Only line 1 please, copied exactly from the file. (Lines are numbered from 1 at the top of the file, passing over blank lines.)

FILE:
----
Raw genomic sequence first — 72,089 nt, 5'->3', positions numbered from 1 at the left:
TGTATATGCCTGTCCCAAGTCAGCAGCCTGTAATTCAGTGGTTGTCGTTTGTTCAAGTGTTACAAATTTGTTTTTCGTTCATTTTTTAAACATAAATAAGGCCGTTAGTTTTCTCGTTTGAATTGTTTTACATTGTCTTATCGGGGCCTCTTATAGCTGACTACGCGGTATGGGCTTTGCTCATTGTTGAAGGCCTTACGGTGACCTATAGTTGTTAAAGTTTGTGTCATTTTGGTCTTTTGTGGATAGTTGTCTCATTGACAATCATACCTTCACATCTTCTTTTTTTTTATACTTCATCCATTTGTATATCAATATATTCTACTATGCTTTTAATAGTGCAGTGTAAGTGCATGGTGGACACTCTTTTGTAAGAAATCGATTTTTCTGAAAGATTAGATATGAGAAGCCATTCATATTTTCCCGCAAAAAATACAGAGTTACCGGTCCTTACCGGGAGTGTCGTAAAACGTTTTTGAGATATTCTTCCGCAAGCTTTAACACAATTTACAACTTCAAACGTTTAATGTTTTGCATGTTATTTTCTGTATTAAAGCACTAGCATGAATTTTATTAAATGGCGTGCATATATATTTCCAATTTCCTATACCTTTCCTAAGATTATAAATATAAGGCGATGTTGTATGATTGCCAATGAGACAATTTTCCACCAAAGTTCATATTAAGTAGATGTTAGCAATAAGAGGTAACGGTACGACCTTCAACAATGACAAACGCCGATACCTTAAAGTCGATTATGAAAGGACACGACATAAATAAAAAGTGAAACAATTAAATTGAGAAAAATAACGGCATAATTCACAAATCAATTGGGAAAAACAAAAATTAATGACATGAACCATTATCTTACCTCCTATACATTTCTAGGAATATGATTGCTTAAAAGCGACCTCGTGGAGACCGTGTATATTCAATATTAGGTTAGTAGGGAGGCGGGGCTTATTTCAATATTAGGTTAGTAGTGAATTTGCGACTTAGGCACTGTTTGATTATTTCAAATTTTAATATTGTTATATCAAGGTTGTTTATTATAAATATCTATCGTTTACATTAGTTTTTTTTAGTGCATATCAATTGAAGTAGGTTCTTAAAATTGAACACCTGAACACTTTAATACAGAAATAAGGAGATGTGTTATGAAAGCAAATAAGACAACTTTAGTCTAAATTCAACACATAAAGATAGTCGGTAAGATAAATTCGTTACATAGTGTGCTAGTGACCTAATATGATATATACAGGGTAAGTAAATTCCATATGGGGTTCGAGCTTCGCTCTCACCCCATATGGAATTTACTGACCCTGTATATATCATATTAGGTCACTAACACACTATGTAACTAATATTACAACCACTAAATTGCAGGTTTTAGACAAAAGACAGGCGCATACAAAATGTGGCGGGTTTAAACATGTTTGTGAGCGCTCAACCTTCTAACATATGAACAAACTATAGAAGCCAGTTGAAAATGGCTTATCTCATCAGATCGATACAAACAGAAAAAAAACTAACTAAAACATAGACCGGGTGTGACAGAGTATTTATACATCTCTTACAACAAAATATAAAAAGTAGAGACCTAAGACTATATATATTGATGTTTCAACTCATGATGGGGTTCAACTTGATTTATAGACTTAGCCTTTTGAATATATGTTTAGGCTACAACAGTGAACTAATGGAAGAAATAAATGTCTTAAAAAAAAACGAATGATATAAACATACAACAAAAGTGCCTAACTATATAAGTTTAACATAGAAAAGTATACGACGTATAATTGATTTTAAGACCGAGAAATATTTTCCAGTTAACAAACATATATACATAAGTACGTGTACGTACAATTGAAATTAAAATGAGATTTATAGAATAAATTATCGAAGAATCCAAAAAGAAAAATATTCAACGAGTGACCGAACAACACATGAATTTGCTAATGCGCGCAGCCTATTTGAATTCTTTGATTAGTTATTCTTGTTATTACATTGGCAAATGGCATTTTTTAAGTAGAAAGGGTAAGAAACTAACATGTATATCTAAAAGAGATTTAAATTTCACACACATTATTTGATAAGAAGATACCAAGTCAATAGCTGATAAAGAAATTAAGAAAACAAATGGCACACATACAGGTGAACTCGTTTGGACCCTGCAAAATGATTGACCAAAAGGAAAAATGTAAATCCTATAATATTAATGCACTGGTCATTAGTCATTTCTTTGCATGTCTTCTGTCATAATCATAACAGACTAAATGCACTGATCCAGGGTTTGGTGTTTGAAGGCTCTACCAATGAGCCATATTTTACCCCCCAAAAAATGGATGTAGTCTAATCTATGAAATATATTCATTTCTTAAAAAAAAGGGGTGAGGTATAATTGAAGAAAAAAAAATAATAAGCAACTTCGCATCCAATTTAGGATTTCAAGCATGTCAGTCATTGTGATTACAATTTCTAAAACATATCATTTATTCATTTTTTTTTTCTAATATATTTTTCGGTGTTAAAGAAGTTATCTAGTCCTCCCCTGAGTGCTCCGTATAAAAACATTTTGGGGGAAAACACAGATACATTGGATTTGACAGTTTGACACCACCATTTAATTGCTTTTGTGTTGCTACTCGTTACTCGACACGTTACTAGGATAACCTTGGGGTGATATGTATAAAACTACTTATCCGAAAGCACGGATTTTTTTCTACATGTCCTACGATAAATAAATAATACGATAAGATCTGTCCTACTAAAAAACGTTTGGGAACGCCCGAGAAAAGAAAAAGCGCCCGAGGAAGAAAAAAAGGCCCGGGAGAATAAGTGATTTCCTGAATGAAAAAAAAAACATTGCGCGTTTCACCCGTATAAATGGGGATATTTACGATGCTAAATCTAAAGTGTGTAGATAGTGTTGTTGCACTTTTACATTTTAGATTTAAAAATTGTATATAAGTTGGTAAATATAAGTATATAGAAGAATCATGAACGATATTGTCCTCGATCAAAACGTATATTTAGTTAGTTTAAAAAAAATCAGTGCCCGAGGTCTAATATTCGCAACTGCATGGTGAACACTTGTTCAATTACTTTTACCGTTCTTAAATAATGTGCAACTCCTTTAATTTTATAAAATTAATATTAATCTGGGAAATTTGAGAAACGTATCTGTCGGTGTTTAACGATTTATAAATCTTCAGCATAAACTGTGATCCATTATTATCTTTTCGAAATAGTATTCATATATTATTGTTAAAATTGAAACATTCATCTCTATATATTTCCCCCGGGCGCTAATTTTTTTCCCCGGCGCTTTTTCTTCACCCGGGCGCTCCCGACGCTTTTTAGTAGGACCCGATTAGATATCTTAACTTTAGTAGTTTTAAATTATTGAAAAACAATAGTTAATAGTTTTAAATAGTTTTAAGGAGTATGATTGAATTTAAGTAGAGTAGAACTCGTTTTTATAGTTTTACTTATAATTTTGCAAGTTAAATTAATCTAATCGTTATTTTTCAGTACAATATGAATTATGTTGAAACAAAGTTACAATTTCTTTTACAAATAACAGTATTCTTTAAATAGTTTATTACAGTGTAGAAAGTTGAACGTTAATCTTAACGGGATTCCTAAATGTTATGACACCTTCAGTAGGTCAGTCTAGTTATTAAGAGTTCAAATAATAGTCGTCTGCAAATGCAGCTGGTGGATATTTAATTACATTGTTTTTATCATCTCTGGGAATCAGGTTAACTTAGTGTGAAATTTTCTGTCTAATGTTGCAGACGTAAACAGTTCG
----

Raw genomic sequence first — 72,089 nt, 5'->3', positions numbered from 1 at the left: